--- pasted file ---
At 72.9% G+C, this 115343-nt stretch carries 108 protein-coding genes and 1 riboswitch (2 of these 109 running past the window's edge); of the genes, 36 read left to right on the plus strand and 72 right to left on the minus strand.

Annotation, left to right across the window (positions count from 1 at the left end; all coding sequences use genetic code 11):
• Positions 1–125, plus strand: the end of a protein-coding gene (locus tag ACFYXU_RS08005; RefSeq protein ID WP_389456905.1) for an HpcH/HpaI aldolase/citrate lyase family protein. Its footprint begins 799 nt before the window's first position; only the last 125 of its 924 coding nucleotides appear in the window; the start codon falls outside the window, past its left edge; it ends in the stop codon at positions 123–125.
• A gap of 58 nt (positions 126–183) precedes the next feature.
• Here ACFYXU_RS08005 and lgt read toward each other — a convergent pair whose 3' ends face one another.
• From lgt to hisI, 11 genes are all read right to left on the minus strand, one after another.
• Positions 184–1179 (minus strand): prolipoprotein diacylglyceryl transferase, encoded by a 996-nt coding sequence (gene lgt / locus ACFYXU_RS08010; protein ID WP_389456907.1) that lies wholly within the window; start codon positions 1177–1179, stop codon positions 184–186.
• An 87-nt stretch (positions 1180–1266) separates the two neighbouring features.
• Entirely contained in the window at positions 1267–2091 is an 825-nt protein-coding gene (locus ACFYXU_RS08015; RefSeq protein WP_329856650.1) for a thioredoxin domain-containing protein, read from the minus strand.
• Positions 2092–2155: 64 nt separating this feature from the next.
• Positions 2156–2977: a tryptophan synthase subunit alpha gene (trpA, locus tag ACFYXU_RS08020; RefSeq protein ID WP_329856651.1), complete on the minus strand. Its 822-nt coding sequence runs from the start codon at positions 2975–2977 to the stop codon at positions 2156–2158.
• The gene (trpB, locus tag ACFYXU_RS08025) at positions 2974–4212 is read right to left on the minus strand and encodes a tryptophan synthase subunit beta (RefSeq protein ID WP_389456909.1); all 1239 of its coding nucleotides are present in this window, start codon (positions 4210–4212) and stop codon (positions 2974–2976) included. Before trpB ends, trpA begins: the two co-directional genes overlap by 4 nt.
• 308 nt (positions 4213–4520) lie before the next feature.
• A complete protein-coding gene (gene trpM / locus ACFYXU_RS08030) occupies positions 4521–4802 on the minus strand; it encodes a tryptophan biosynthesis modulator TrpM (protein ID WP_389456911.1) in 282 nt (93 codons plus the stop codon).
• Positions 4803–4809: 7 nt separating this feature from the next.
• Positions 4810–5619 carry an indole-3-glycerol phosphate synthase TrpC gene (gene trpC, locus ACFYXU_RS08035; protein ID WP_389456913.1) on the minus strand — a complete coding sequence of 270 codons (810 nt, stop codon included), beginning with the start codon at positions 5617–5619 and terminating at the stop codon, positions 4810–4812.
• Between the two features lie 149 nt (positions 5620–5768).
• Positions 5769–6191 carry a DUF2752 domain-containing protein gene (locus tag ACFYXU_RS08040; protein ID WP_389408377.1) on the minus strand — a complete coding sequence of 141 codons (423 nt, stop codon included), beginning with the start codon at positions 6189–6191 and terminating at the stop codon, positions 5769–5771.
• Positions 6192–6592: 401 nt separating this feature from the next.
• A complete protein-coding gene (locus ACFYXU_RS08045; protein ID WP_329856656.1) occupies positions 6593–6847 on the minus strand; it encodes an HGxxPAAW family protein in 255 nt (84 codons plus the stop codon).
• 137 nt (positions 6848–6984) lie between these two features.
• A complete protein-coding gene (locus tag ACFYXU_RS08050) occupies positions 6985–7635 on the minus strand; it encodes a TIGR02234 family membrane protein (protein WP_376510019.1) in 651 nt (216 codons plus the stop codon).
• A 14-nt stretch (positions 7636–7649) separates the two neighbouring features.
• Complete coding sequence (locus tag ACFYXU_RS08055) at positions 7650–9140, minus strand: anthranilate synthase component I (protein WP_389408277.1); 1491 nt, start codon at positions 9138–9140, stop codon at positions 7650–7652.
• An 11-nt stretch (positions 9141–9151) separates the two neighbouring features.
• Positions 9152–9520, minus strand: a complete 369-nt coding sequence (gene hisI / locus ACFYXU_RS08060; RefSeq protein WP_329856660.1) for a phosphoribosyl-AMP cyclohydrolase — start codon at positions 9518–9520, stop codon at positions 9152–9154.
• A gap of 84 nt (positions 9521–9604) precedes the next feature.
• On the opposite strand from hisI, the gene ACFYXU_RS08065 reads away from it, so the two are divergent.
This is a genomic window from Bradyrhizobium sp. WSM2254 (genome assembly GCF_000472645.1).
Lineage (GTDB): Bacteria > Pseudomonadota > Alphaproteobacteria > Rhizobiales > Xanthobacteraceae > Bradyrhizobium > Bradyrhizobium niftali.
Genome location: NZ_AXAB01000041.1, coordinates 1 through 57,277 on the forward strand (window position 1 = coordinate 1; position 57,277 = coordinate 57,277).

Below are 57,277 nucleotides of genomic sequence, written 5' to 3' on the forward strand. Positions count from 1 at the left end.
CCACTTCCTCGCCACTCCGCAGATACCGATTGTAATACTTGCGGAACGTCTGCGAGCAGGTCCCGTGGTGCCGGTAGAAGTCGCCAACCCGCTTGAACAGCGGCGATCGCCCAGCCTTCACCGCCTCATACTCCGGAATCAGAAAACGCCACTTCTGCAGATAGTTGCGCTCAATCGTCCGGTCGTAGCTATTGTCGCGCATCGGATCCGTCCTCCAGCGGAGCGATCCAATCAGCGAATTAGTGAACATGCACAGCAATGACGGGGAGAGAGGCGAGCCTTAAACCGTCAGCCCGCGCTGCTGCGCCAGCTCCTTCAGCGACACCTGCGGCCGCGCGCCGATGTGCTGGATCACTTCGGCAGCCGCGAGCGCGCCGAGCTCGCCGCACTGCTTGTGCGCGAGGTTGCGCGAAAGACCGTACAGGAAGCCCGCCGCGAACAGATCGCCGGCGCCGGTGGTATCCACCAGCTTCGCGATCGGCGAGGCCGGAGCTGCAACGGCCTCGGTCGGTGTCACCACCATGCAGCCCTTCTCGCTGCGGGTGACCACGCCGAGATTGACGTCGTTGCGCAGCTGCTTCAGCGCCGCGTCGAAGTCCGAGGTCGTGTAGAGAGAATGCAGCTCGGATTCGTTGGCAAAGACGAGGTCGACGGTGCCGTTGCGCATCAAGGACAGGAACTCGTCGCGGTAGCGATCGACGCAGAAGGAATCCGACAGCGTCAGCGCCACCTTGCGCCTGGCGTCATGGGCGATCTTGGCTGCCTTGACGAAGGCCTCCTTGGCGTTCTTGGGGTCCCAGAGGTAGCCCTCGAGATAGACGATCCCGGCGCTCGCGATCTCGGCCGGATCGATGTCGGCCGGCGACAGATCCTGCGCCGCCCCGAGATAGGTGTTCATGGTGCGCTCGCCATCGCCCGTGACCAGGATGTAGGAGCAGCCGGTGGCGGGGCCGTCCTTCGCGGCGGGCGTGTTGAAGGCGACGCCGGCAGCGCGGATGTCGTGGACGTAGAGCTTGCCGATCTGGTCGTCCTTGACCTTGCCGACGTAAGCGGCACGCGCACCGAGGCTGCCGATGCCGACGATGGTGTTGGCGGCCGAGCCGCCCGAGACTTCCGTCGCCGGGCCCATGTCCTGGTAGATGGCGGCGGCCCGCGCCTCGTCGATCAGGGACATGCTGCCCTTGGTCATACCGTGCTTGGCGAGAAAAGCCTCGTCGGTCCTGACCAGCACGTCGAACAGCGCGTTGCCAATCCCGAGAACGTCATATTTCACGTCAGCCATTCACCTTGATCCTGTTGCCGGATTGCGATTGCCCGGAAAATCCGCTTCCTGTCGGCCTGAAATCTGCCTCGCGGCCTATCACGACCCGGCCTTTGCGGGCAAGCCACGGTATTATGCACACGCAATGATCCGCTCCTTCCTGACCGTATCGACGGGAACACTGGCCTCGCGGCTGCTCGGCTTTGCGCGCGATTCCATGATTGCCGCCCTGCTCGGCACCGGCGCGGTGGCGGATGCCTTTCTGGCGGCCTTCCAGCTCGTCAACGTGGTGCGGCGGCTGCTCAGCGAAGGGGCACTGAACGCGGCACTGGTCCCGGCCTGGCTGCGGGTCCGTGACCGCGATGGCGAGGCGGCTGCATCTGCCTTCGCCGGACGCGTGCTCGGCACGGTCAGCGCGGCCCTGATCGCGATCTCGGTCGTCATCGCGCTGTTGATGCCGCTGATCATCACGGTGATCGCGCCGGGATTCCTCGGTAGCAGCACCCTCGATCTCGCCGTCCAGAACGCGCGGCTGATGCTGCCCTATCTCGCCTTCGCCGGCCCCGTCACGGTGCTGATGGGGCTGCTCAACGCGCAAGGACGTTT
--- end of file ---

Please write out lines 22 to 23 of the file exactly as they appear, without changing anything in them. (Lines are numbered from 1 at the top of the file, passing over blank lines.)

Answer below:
• A complete protein-coding gene (locus tag ACFYXU_RS08050) occupies positions 6985–7635 on the minus strand; it encodes a TIGR02234 family membrane protein (protein WP_376510019.1) in 651 nt (216 codons plus the stop codon).
• A 14-nt stretch (positions 7636–7649) separates the two neighbouring features.